Clearly, an overnight snowfall of a few inches can paralyze a city and lead to unnecessary deaths due to unpreparedness and a lack of information. This triple threat of COVID-19, winter storms, and ongoing supply chain issues have caused supply problems at grocery stores, delays in overnight delivery services, and increases in gas prices.
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Our Changing Climate and Its Relationship to Winter Storms
Climate change is fueling extreme weather events, so how does climate change affect winter storms? One would think winter weather would become weaker as a result of climate change, but the opposite is the case.
According to EarthJustice, “As the warming atmosphere traps water vapor later and later into the year, that precipitation leads to heavier snowfall when the temperatures do drop. In addition, the rapidly warming Arctic is weakening the jet stream and causing disruptions of the polar vortex (bands of wind and low air pressure near the North Pole, which normally lock cold air over the Arctic). When those bands break down, icy air can escape south in the form of freezing winters.”
While our winters are becoming shorter and milder, snow events are becoming more intense on a global scale. For example, a winter storm in Pakistan on January 7 killed 22 people. Many of the victims died of hypothermia or carbon monoxide poisoning as they left their cars on to stay warm.
A Greater Awareness of Winter Weather Across the US Is Vital
A greater awareness of winter weather and preparedness procedures is needed for all U.S. citizens. Even for regions that have few winter weather events, local cities and towns must be properly prepared to protect themselves.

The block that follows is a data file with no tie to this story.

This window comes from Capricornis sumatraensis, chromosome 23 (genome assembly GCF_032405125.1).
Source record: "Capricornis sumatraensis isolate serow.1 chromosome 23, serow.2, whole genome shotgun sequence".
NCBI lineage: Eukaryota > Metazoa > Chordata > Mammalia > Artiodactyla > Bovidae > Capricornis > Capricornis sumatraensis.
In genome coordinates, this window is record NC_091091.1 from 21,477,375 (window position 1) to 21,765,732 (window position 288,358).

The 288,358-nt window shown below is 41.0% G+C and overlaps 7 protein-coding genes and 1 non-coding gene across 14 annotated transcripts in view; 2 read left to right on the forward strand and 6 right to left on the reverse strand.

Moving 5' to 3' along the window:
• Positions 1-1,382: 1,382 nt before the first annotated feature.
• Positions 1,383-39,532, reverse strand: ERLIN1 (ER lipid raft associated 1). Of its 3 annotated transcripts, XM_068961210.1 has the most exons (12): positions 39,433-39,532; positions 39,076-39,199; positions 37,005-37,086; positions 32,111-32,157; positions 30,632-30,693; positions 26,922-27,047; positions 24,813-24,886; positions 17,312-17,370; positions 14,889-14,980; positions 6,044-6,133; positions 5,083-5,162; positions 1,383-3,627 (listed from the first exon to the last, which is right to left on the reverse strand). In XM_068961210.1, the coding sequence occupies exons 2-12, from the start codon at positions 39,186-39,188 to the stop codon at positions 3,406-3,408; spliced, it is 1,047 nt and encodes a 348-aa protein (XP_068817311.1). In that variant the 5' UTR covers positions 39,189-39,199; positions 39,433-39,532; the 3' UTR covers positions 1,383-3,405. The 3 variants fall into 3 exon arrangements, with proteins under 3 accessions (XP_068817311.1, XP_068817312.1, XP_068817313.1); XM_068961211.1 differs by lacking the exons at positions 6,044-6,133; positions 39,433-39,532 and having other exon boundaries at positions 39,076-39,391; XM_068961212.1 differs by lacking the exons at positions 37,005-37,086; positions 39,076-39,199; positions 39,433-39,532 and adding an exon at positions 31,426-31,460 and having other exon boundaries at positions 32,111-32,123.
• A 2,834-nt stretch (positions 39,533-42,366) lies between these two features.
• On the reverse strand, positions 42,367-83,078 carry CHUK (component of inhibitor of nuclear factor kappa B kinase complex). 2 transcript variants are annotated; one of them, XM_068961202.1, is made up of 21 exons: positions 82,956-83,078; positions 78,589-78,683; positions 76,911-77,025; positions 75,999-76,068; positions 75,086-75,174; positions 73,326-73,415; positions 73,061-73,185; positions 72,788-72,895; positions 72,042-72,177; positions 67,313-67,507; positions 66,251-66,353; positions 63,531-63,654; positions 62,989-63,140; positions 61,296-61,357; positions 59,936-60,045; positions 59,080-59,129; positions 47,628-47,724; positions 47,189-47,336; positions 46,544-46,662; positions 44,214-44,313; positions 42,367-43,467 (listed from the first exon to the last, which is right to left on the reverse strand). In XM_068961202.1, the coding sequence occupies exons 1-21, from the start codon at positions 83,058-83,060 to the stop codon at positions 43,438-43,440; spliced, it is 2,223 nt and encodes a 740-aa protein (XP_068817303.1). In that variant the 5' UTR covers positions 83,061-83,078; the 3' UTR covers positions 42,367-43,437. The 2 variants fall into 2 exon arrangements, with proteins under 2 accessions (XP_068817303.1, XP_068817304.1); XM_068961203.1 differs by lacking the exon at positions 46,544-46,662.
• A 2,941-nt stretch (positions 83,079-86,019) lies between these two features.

In addition, road sanitation crews have a limited budget in areas where it does not snow often. This limited budget puts communities at risk since their road crews may be unable to quickly support a large winter weather event that materializes quickly.
Winter will last another two months, so it’s essential to stay prepared for anything that winter may bring. Ready.gov provides these winter weather safety tips:
- Use insulation, caulking and weather stripping to insulate your home.
- Allow faucets to drip to keep pipes from freezing.
- Install and test smoke alarms and carbon monoxide detectors with battery backups.
- Gather supplies in case you need to stay home for several days without power.
- Keep enough medication to use for several days.
- Care for pets by bringing them inside during weather events.
- Have extra batteries for radios and flashlights.
- Create an emergency supply kit for your car.
- Keep a full tank of gas.
- If you’re shoveling snow from walkways or driveways, don’t wait until the snow is over to start shoveling. Shovel every three to four hours and take frequent breaks.
- Pretreat roads, sidewalks, and entry steps before the storm with sand or rock salt. Push snow instead of lifting it, and use an ergonomic shovel to reduce injuries.
Winter weather will continue to occur, so it’s not an issue of if snowstorms will happen, but when they will happen. Following winter weather safety tips is crucial to prepare for the next snowstorm, so you and your family will be safe.